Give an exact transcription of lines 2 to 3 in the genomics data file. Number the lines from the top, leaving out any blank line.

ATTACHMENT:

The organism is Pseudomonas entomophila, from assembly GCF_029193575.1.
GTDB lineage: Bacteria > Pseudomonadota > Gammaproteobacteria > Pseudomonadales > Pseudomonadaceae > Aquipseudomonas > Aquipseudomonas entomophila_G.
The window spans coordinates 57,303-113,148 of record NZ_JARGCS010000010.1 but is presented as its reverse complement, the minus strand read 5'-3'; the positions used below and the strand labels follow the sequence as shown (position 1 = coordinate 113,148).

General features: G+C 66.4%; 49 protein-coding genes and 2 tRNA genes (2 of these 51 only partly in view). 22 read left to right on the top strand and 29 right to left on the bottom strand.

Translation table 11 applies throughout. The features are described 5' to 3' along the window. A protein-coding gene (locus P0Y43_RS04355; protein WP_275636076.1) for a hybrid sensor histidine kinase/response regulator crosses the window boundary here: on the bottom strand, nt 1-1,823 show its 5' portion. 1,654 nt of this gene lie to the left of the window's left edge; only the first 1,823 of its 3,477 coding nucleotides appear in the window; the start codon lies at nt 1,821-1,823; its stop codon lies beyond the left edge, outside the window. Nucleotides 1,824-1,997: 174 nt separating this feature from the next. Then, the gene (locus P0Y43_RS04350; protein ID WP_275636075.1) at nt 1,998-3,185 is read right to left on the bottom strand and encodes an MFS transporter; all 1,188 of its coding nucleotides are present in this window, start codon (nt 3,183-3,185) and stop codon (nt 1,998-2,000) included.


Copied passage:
GTDB lineage: Bacteria > Pseudomonadota > Gammaproteobacteria > Pseudomonadales > Pseudomonadaceae > Aquipseudomonas > Aquipseudomonas entomophila_G.
The window spans coordinates 57,303-113,148 of record NZ_JARGCS010000010.1 but is presented as its reverse complement, the minus strand read 5'-3'; the positions used below and the strand labels follow the sequence as shown (position 1 = coordinate 113,148).